Reader Question: Dying Battery?

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Here’s the latest reader question, along with my reply!

Vanessa writes: I bought a 2014 Acura RDX new for its supposed reliability (long daily commutes) and am now dealing with a continually dying battery which leaves me stranded and for which the dealer assures me there is nothing wrong as they run the diagnostics and can’t find a problem.  Reviewing the Internet, it appears I’m not the only one with dying battery issues and poor Acura service.

So, my question is: Which of the car makers provide the best after-sale customer service?  Shouldn’t that be part of the info provided when reviewing their cars? I see lots of new car reviews, initial build quality reviews, and some long-term quality reviews. But I keep my cars until they die and I’m hoping my next one lasts longer than five years. I want old-fashioned customer service. And, of course, that includes consideration as to the ease and price of making any inevitable repairs.

These dealers nowadays have clean and shiny shops, free water bottles, and smiling employees, but god forbid you want to actually speak with the mechanic. If you ask the “customer service agent” what was done to your car, they just read you the invoice as if you’re illiterate. I’ve used a very good local mechanic, but for something like complex electrical issues, it seems the dealers should theoretically be in a better position to diagnose and support their products.

I’m seriously considering trading the RDX for a new or used CX-9 or maybe a Highlander, but want to know who will best take care of me after the sale if/when problems arise Inquiring minds want to know.

My reply: I have a friend who has a Subaru (older model) with a similar problem. In her case, if the key is left in the ignition switch for more than a half hour or so, the battery will die. The key is not in the “run” or “accessory” position. It is merely in the lock. Apparently, this creates a small electrical draw somewhere – which the Subaru dealer has not been able to trace. So she has learned to avoid leaving the key in the ignition.

In your case: I’m assuming we have eliminated an older/tired battery that can’t hold a charge and/or a weak alternator… if not, those two are the first things to have someone check. If the problem continues with a new/known good battery and known good alternator, then you have an issue similar to my friend’s – a current draw somewhere inside the car’s guts, like leaving the radio on all night long.

In theory, it should be possible to figure out what the problem is; in fact, modern cars are so complex that it’s often very challenging to suss out gremlins such as this.

If your current dealer/mechanic isn’t getting it done, I’d try another.

As far as customer service: Keep in mind that dealers are franchises; they are not the car company; they just sell that company’s cars. Some are better than others when it comes to service and everything else.

I know it’s frustrating, but your Acura is probably a good vehicle – Acuras generally are – and if the annoying problem can be figured out and fixed, you will likely love your Acura once more.  I’d try another shop before giving up on the RDX.

Please keep us posted!

. . .

Got a question about cars – or anything else? Click on the “ask Eric” link and send ’em in!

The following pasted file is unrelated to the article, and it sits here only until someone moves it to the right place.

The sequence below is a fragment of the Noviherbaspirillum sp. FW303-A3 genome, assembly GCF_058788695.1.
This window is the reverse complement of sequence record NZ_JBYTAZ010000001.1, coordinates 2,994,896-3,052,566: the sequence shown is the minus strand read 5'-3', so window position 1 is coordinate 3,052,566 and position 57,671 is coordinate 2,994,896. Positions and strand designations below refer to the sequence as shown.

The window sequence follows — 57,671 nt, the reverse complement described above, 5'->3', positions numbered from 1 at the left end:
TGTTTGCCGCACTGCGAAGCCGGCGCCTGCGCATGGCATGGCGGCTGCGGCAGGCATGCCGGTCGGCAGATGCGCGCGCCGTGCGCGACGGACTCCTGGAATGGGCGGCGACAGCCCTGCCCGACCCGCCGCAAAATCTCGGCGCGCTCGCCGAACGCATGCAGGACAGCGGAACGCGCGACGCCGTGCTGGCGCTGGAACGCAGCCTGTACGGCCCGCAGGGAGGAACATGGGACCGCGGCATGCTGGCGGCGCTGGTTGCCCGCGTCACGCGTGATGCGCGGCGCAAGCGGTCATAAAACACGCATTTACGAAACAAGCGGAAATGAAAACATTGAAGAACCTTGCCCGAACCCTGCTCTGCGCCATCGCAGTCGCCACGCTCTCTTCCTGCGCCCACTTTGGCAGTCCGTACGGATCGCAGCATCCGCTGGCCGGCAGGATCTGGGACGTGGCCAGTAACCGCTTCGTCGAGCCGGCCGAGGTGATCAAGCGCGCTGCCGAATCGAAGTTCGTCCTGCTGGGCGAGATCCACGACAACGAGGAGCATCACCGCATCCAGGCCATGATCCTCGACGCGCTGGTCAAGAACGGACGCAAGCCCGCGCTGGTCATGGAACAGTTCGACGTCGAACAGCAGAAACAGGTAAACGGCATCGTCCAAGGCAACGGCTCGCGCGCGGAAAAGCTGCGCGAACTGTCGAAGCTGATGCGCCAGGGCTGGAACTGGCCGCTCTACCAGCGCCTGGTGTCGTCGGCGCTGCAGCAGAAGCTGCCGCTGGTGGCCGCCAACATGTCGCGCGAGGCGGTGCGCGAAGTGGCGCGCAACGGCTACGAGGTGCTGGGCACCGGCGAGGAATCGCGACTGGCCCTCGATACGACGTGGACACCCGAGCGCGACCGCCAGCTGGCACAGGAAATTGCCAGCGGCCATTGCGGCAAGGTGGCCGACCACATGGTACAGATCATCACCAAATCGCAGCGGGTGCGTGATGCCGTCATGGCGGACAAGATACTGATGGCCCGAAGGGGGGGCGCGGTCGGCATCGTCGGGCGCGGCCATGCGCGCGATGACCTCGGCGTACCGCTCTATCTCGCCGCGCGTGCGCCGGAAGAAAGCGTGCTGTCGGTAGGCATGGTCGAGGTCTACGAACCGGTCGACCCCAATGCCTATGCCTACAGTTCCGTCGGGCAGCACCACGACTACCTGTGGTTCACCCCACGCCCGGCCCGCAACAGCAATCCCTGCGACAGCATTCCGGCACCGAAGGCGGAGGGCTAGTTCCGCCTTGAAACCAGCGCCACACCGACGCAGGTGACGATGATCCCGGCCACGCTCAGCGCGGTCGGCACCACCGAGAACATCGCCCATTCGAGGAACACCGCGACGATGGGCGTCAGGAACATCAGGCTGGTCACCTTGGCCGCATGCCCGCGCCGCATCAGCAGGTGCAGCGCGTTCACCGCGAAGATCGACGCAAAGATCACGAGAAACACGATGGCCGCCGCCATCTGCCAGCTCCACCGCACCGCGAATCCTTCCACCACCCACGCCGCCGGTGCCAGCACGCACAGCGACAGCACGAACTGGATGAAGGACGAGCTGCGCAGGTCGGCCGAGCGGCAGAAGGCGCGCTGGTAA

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2 COMMENTS

  1. I’ve had batteries that would go back and forth between charged and dead with no apparent reason. Drives you crazy looking for something else wrong!

    A five year old battery could well be done. At this point, the cheapest solution might just be spending $125 or so for a new battery and see if the problem re-occurs. Mechanic diagnosis time could easily exceed that and still maybe not find the problem. If it is a short when the car is turned off, then at least you will be starting with a new battery good for another 5-7 years.

    Keep in mind ALL vehicles from the last 2 or 2 decades have some battery draw when switched off. It ain’t like my old trucks that I could park in October and start them right up in April after sitting in 40 below.

  2. Not sure why you think an independent mechanic would be less capable. After all, that mechanic depends on a good name and the old stealership runaround won’t get him anything but trouble and looking for customers.

    It’s a no-brainer to figure out if your battery is good, just about any place like O’Reilly’s or Autozone will check it for free and the alternator too. IF it is a problem of something draining your battery I’d definitely check with a professional who sees all sorts of problems like this every day.

    I’ve had one vehicle in my life that had a warranty. I detested using their shop. My pickup had a feature of having the revs drop slowly between gears. It worked fine until it was in the shop for a radio problem at which time they did a tune-up. After that the revs wouldn’t fall for a few seconds and that was a real PITA. After a few days it would return to the way it had been……thankfully. Next time it was in the shop being dried out after diving into deep rushing water at 3 am going down my drive that had been level and dry the day before(long story). Once again, I got it back doing the old rev thing. It would finally return to doing things correctly. I had an argument with the mechanic who did the tune-up who told me about this feature. I already knew about the feature and told him when it stayed at the same rpm for a few seconds when I tried to change gear that wasn’t the same thing as the engine not dropping revs instantly. He got mad and I did too. That was my end of stealership service and good riddance to the aholes. I bought a manual for the truck and did my own wrenching after that. FEFEFH’s.

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